Can you give me some concrete examples of the research the network is carrying out?

The ZIM-funded research projects deal with the production of amaranth bakery products and dietary food from amaranth. The projects take into account different aspects of the production of amaranth-based foods. We hope to improve the properties of bakery products in terms of nutritional physiology using amaranth, for example by specifically using milling fractions with biofunctional properties. We are also exploring the possibility of increasing the bioactivity and bioavailability of amaranth extracts. Another research projects focuses on how amaranth can influence the methylation pattern of the interleukin-8 gene. The focus here is on whether and how food functions as an epigenetic factor. In order to do this, we treat cell culture systems with amaranth extracts and subsequently examine whether this has led to changes in the cells’ physiology, such as changes in the methylation of the interleukin-8 gene, amongst other things. This also provides us with information on the anti-inflammatory effect of amaranth. We have already initiated control studies, but concrete results are not yet available.

How would you rate the market for bioactive plant foods in Germany?

There is no official definition for bioactive plant foods in the EU, neither is there one for functional foods. This makes it difficult to come up with figures that would provide information on the bioactive plant food market in Germany. According to the public health authorities in Nuremberg, around 1400 different functional food products were on the German market in 2010. In this case, functional foods were defined as those foods that had a proven additional positive effect on human health.

What about the food sectors in Baden-Württemberg?

The Baden-Württemberg nutrition sector is characterised by a large number of SMEs. According to official statistics, there were around 2500 food companies with more than 10 employees in 2009. The food sector is under enormous price and innovation pressure, new product developments are a must for those who want to establish themselves successfully on the market. However, small- and medium-sized companies have great difficulties or no resources at all for operating their own research department. So for them it is essential to work with other companies and research institutions. The network is an ideal platform for finding and working with suitable cooperation partners.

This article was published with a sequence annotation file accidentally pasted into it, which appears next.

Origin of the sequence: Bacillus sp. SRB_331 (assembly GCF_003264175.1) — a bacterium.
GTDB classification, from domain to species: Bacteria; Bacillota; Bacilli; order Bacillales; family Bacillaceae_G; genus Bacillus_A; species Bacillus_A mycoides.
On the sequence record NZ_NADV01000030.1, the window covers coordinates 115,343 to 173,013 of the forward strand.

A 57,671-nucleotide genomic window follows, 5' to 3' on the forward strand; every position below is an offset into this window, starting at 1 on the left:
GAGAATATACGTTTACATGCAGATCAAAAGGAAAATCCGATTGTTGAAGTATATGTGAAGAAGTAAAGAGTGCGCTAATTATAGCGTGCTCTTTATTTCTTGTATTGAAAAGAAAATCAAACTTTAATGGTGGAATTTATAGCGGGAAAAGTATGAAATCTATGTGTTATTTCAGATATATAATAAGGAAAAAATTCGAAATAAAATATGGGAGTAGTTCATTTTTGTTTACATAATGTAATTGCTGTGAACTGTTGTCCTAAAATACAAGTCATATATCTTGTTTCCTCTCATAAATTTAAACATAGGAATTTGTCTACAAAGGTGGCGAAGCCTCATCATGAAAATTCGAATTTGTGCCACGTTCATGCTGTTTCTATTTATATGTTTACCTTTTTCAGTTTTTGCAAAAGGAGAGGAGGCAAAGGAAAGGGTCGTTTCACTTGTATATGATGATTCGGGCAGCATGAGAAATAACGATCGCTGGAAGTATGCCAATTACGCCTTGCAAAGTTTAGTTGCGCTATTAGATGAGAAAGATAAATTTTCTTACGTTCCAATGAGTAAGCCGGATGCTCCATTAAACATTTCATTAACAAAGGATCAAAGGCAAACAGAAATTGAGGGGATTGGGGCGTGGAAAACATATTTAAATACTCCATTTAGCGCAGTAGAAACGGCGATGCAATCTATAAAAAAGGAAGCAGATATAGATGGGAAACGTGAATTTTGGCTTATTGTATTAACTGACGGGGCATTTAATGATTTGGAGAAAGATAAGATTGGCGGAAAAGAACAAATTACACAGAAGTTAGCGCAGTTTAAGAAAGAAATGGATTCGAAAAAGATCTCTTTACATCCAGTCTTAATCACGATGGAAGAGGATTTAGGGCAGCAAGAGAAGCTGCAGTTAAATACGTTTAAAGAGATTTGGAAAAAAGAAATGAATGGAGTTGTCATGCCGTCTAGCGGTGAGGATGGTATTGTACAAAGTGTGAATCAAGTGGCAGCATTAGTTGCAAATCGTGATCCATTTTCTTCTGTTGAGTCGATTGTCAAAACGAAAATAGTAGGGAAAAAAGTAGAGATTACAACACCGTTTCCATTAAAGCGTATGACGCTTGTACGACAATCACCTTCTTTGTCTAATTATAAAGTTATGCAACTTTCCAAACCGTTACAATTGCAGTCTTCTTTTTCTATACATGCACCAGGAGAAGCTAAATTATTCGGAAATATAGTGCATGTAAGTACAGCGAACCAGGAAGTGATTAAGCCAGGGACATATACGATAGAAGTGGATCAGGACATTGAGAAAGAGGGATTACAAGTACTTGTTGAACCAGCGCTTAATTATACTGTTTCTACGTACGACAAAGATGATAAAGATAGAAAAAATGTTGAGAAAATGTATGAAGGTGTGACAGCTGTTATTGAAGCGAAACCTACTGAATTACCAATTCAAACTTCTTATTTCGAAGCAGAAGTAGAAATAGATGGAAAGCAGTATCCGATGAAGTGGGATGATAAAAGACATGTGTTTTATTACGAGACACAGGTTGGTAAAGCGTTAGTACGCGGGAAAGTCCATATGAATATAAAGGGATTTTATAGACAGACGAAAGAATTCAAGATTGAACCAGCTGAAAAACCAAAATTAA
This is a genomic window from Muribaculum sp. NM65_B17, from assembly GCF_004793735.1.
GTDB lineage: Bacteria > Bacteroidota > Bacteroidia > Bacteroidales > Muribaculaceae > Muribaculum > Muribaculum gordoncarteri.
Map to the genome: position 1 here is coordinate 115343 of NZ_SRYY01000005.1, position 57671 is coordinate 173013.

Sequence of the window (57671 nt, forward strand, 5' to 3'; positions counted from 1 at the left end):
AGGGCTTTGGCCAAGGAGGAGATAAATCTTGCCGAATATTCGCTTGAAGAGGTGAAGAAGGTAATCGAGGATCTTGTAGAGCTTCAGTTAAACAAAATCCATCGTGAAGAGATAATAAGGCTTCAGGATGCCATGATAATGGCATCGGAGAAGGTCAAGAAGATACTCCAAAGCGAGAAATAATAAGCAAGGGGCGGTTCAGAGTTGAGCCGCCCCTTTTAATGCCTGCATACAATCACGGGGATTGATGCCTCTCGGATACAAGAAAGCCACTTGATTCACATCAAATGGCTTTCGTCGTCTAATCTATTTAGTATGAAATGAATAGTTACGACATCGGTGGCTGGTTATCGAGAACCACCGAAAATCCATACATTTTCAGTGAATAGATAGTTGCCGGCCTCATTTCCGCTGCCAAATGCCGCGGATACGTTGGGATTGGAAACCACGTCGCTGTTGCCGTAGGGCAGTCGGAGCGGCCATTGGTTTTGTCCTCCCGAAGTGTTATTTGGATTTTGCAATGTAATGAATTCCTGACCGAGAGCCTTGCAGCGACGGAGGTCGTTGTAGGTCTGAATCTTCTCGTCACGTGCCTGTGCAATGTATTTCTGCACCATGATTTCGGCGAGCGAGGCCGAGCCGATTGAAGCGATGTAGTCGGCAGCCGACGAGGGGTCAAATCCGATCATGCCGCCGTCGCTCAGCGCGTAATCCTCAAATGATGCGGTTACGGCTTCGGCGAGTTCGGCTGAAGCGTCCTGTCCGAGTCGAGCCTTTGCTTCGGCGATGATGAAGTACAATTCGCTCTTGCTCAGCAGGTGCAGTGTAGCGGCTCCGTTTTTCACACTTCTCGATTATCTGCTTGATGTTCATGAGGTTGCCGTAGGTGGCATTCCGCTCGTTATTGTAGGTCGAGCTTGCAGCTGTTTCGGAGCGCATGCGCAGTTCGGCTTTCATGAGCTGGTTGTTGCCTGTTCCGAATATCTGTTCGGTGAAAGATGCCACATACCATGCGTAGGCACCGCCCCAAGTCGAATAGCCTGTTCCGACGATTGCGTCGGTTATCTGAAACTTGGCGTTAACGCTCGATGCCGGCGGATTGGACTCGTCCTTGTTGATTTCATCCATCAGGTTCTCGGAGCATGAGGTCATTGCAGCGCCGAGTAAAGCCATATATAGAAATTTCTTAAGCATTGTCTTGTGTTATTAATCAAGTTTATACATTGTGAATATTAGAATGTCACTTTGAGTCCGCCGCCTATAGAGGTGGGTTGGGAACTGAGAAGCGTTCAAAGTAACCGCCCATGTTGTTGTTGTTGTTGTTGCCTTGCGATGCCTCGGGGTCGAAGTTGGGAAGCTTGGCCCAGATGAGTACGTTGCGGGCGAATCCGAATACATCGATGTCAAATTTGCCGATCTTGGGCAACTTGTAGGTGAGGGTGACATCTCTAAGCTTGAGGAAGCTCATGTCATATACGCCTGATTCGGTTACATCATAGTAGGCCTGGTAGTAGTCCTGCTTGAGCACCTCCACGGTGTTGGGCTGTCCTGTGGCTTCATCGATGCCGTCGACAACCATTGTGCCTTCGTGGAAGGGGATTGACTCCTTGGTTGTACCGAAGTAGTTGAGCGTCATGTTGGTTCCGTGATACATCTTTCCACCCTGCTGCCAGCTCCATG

Are there any specific trends in the food sector?

Progress in medical research and the insights into an individual’s physiology and desire to adopt a healthy diet adapted to individual requirements also have an effect on developments in the bioactive food area. Like in the field of personalised medicine, the trend in the field of function food is moving towards personalised healthy and preventive nutrition. Personalised nutrition is tailored to an individual’s genotype and thus optimally adapted to the individual requirements of consumers.

The "Bioactive Plant Foods" network
A total of 24 network partners from industry, research and marketing are currently working together in the network in order to advance the issue of “biological activity and health" in Baden-Württemberg. Network activities are coordinated by the Steinbeis-Europa-Zentrum. The network focuses specifically on the production of bioactive products that have a positive effect on human health, such as bakery products or food supplements based on amaranth ingredients. The network promotes the cooperation between research and industry and supports the companies in the development, sales and commercialising of products. In addition, the network also makes a contribution to increasing bioactivity and bioavailability as well as to research into the biofunctionality of certain ingredients.

Further information:
Hartmut Welck
Network Manager
Tel.: +49 (0)711/ 123 4031
E-mail: welck(at)steinbeis-europa.de

Website address: https://www.gesundheitsindustrie-bw.de/en/article/news/price-pressure-requires-new-product-developments-the-bioactive-plant-foods-network